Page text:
Sultan Mosque, also known as Masjid Sultan, is an impressive and prominent mosque in singapore. Located in the historic Kampong Gelam district, this mosque is a must-see for anyone visiting the area. With its massive golden domes and huge prayer hall, Sultan Mosque stands as a testament to the rich cultural and religious heritage of Singapore.
The history of Sultan Mosque dates back to 1824, when it was built for Sultan Hussein Shah, the first sultan of Singapore. The construction of the mosque was supported by Sir Stamford Raffles, the founder of Singapore, who donated S$3,000 for the building of a single-storey structure with a double-tiered roof. At that time, the mosque served as a place of worship for the Muslim community in the area.
However, after a hundred years, the old mosque was in dire need of repair. In 1932, the mosque was rebuilt according to the design of Denis Santry from Swan and Maclaren, Singapore’s oldest architectural firm. The present-day Sultan Mosque that we see today is a result of this reconstruction. During the reconstruction, an interesting fact came to light—the construction of North Bridge Road was actually forced to bend around the mosque as it was extended beyond Arab Street. This shows the significance and influence of Sultan Mosque in shaping the surrounding area.
One of the most distinctive features of Sultan Mosque is its onion-shaped domes. These domes are adorned with glass bottle ends, which were donated by lower-income Muslims during the construction of the mosque. This unique feature allowed all Muslims, regardless of their financial status, to contribute to the construction of the mosque. It is a testament to the inclusivity and unity of the Muslim community in Singapore.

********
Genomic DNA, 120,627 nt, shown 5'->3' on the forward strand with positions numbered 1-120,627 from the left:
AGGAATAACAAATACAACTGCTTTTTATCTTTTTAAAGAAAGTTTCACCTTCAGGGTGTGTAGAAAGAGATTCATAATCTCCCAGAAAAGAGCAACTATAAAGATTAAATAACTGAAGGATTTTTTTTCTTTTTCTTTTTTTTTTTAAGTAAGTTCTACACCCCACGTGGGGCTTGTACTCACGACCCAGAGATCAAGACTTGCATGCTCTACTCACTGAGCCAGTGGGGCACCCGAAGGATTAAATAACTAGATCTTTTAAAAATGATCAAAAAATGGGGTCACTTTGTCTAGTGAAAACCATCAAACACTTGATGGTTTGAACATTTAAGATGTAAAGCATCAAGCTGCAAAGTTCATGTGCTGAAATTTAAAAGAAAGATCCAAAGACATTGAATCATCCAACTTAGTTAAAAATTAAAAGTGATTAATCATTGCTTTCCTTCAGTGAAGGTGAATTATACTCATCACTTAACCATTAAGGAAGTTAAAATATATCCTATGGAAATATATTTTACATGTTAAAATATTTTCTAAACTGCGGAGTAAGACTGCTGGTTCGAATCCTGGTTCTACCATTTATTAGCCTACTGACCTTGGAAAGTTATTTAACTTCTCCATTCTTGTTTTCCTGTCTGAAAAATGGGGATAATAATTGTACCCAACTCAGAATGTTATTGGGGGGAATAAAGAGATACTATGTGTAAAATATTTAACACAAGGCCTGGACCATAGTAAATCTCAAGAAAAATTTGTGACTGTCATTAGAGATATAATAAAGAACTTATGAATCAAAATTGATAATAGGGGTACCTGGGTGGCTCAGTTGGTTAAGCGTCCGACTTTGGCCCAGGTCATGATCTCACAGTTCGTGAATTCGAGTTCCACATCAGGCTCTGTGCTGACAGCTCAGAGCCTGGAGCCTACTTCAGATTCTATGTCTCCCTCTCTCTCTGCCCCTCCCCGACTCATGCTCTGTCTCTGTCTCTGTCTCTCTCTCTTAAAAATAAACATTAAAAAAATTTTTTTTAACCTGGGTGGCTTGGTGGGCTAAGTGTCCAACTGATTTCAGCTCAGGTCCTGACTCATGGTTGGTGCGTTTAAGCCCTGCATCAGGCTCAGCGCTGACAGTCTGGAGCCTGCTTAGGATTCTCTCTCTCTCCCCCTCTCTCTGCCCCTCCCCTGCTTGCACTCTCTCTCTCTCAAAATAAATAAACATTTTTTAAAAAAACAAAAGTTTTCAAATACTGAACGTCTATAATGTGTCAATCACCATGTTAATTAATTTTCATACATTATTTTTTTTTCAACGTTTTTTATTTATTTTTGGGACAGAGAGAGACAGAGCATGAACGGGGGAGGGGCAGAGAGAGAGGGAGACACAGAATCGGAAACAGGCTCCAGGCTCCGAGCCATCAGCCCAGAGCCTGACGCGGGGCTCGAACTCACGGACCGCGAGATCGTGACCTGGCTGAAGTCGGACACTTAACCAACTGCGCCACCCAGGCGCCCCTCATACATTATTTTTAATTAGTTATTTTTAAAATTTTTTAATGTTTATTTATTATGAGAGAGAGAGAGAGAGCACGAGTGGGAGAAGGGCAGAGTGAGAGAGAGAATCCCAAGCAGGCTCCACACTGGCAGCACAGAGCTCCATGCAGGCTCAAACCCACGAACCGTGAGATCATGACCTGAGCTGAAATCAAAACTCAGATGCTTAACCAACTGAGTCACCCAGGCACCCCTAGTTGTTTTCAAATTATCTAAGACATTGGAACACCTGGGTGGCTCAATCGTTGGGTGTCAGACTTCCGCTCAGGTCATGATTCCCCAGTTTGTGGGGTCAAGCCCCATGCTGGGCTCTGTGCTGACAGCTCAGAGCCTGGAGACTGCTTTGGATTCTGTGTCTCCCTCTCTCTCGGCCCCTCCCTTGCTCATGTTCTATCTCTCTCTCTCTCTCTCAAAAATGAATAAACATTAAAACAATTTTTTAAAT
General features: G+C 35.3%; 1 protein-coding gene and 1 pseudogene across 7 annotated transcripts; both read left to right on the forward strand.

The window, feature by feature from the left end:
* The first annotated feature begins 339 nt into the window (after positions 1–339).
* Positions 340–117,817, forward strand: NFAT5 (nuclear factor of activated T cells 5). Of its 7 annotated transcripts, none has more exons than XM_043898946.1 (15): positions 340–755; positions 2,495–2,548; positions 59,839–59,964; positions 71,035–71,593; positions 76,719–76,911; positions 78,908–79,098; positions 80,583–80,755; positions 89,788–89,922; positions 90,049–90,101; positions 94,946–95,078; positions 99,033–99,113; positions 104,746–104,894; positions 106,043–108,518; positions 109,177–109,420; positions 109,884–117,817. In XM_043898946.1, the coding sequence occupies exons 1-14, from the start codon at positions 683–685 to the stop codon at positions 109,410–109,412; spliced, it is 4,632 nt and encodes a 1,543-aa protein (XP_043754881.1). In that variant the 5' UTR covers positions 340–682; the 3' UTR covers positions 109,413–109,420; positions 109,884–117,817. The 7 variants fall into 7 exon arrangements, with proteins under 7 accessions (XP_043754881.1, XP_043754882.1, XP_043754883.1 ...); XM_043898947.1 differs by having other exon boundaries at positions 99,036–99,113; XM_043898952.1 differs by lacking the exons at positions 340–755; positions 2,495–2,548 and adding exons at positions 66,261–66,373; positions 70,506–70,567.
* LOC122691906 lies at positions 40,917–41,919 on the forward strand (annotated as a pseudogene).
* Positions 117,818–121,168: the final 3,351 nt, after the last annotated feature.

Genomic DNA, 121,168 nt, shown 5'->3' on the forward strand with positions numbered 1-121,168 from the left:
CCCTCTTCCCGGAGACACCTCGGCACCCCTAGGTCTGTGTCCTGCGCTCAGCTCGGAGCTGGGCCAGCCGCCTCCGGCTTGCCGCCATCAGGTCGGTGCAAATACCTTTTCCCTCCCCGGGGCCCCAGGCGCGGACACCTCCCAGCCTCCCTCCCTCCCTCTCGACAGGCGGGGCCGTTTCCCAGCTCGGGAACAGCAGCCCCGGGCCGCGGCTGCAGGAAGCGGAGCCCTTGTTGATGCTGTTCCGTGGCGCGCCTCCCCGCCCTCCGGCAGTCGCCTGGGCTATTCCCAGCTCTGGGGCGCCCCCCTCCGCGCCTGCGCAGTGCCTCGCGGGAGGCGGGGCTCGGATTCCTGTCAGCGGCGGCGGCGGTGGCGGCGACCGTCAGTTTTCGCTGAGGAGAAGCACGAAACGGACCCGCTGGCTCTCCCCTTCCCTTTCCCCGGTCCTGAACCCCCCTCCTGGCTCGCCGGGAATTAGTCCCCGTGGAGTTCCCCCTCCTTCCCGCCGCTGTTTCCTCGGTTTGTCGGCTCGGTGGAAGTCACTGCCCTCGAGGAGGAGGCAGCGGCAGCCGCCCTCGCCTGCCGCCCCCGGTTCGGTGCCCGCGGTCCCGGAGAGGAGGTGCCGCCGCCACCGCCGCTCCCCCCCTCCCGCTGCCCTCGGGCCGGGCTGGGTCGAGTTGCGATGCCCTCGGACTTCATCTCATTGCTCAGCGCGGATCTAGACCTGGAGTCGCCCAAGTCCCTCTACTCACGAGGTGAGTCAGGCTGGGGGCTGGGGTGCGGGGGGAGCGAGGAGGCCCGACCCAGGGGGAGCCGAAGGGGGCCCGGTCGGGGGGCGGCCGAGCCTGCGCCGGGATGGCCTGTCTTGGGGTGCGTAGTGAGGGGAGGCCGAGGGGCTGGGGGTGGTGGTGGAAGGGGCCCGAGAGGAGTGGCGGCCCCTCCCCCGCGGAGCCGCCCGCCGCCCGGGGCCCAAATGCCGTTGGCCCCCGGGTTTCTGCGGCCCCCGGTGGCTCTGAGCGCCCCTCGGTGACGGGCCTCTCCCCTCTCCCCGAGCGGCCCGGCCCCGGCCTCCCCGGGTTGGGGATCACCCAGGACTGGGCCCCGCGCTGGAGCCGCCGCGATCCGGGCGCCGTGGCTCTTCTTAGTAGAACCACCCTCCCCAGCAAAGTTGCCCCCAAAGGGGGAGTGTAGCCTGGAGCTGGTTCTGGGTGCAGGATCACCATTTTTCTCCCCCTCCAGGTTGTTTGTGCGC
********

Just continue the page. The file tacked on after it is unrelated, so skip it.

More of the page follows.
In 1975, Sultan Mosque was gazetted as a national monument, recognizing its historical and architectural significance. The mosque has become a focal point for the Muslim community in Singapore, serving as a place of worship and a symbol of their faith. It is also an important cultural landmark in the city, attracting visitors from all over the world.
If you visit Sultan Mosque during the holy month of Ramadan, you will have the opportunity to experience the vibrant atmosphere of the night market in the area. The night market offers a wide variety of food stalls, where you can indulge in traditional Malay and Middle Eastern delicacies. The mosque becomes even more lively during this time, as Muslims gather for prayers and break their fast together.
To enhance your visit to Sultan Mosque, you can join one of the mosque’s informative guided tours. The guides are fluent in English, Malay, Chinese, and even Japanese, ensuring that visitors from different backgrounds can fully understand and appreciate the historical and cultural significance of the mosque. These guided tours provide insights into the architectural features of the mosque, as well as the traditions and practices of the Muslim community in Singapore.
In conclusion, Sultan Mosque is a magnificent religious building that reflects the rich cultural and religious heritage of Singapore. Its history, architecture, and cultural significance make it a must-visit attraction in the Kampong Gelam district. Whether you are interested in history, architecture, or simply want to experience the vibrant atmosphere of a bustling mosque, Sultan Mosque offers a unique and enriching experience. Don’t miss the opportunity to explore this iconic landmark and learn more about the Muslim community in Singapore.
Address And Location:
3 Muscat Street, Singapore 198833
Monday to Thursday 10am–noon, 2–4pm
Closed on Friday
Saturday & Sunday 10am–noon, 2–4pm
3 Muscat Street, Singapore 198833